Craig: Very, very good question. It really comes down to communication. You need to communicate on a regular basis with your CPA because they’ll… As a CPA once said to me, “The doctor doesn’t cool you up and ask you why you’re sick.” So your clients, they can’t expect you to know everything, so you need to communicate with them. And when you communicate, things come up and people talk about things they’re looking to do, and you’re able to then steer them in the right direction to do it in the most tax efficient way.
Dave: Well, it sounds good to me. Well, it sounds like as people meet with the tax preparer or a CPA, they should really be thinking about… Meeting once a year probably isn’t enough. Right?
Craig: No. No. I mean, that’s not nearly enough. And we get a lot of clients, they’ll come to us and they’ll want to work with us this time of year. And we explain to them that if you’re going to work with us, you need to work with us throughout the year because you’re doing yourself and us a disservice if—excuse me—if you only work with them during tax season or at the end of the year when the typical tax planning is, figure out how much money you’re going to owe and say, “Okay. You need to make this payment.” That’s what most accountants think, is tax planning, looking in the rearview mirror. I like to look forward and see what we can do and how to minimize your tax bill.
Dave: Well, perfect. I think this is a great segue. Now, in this podcast, we’re all about helping doctors, slash, their taxes, slash, their debt and live a liberated lifestyle. And, well, we’ve focused on this topic a lot. And we’ve talked about… And I kind of call it skimming the cream off. We’ve talked a lot about side hustles and locums income, S corporations and LLCs… But Craig, for you today, I’d really love to dig into your depth of knowledge. And let’s go over some unusual deductions that folks may not be aware of. So I have a few notes of some stuff that I thought might be good to go over, but I’d love to hear from you. Since we’ve covered some of the basics here in the past, let’s really dig into some good stuff people should be aware of, whether they’re W2 or they’re paid 1099 or however they get paid by a cash truck or railway. What do you think, Craig? What are some good ways that folks may not be aware of of ways to slash their taxes?
Craig: Well, not all strategies work with every type of entity. So most of the strategies do not work with a plain vanilla W2 person. But let’s talk about a medical expense reimbursement plan. A medical expense reimbursement plan allows you to hire your spouse. And the reasonable compensation that you are paying your spouse is basically a medical expense reimbursement plan, so there’s no 1099s or W2s to provide that person with. And then you get to deduct your spouse and her family or—I’m using the word “her”—and their family their medical costs. So that may be braces for your kids. That maybe cosmetic dentistry. That can be eyeglasses, contacts, anything that’s out of pocket and it’s typically going to be an excess of what you’ve already taken in your HSA.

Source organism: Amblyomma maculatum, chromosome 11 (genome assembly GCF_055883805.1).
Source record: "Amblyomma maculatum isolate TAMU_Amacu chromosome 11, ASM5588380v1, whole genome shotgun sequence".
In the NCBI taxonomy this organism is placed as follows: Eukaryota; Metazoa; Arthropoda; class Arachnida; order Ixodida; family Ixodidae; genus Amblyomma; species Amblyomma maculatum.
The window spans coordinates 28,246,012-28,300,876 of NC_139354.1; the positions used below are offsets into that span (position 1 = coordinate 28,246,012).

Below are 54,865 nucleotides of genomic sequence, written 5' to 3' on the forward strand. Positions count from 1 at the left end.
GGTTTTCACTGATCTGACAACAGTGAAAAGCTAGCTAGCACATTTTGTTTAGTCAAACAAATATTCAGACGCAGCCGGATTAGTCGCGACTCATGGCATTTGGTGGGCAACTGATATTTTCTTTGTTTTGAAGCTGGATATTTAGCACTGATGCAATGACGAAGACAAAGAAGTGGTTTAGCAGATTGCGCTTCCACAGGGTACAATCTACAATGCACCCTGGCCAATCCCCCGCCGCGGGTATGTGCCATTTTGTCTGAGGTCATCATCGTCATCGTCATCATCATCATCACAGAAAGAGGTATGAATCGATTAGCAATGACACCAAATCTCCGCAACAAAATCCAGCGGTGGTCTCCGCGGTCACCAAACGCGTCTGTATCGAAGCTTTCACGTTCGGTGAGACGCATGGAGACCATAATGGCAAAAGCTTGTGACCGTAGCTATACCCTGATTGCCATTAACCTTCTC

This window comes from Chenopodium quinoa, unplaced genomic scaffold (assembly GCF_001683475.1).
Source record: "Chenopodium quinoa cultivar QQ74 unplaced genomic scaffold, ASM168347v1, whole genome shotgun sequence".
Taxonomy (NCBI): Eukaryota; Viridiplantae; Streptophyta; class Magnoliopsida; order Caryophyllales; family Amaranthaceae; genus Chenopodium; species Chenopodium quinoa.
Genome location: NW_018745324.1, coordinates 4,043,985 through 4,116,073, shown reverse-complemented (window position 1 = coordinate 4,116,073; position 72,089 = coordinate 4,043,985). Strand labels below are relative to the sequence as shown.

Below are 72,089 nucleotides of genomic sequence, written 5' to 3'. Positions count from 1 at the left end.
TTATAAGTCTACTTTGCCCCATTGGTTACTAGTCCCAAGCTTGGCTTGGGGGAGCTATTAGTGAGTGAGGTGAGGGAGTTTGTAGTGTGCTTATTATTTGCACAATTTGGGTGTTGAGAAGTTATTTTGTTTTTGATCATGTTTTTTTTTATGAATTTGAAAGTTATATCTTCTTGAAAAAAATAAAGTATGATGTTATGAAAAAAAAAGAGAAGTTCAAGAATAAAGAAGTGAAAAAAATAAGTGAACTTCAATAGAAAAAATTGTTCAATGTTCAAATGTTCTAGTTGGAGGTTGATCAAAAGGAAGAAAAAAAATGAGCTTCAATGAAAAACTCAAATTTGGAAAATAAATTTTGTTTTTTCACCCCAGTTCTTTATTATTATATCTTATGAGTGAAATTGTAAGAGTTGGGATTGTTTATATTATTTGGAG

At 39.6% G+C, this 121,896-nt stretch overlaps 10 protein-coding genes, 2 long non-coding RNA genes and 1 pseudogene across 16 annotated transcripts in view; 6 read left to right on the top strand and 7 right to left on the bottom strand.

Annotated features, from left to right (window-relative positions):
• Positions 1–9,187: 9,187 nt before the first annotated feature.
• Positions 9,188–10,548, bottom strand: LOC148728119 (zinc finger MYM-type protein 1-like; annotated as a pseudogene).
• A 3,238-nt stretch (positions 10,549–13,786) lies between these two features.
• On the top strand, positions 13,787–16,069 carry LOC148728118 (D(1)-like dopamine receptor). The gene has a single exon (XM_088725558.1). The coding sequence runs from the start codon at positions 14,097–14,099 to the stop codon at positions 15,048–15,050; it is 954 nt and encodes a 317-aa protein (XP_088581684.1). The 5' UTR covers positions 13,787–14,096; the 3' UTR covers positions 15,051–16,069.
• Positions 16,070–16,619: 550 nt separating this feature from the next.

Dave: So there’s a few things that I think are interesting here that we should probably dive into a little bit further. So I think this is great. Now, first of all, can you help us understand? What is a reasonable wage? Right? That sounds awfully subjective. What is that all about?
Craig: It is a very subjective task. Okay? And you could go on to IRS website and you could download information from them. And you can see that the average wage for something might be $22,000. And you say to yourself, “That’s crazy.” But that is one very inexpensive way to see what reasonable compensation is. And typically, when I do reasonable compensation, I’ll take a multiple of that number. And I’ll have it in a file and say, “Now, this is what the average is.” So we may have taken three times the average or five times the average. When it comes to a medical expense reimbursement plan, it has to be… If you have a spouse and they’re doing your bookkeeping and maybe some filing and you have $100,000 worth of medical expenses, I think that’s going to be a little bit hard to justify.
Craig: Maybe cosmetic dentistry, braces, and stuff like that at $25,000, maybe that makes a lot more sense.
Dave: Tell me more about this medical reimbursement. You did say that this is an addition to the HSA, the health savings account. Is that right?
Craig: Correct. So it’s only—it’s not available to S corporations. Well, it’s not available to 99 percent of S corporations. Let’s put it that way. It’s a section 105 plan. It’s a very simple document. And it allows you to write off all of your out of pocket medical expenses or reimburse the person that’s providing the services for you, for them and their families’ out of pocket medical expenses.
Dave: So it’s not available for S corps, but it is available for LLCs?
Dave: And so proprietors and those ki—
Craig: And C corporations.
Dave: So perhaps… I can imagine there’s a physician listening out there that does locums where they’re getting paid by a 1099 as an independent contractor as they go from hospital to hospital. How do you think could someone that does that end up paying their spouse $5,000, $10,000 as a way to…as a reasonable way to help in keeping track of the books, for exam—?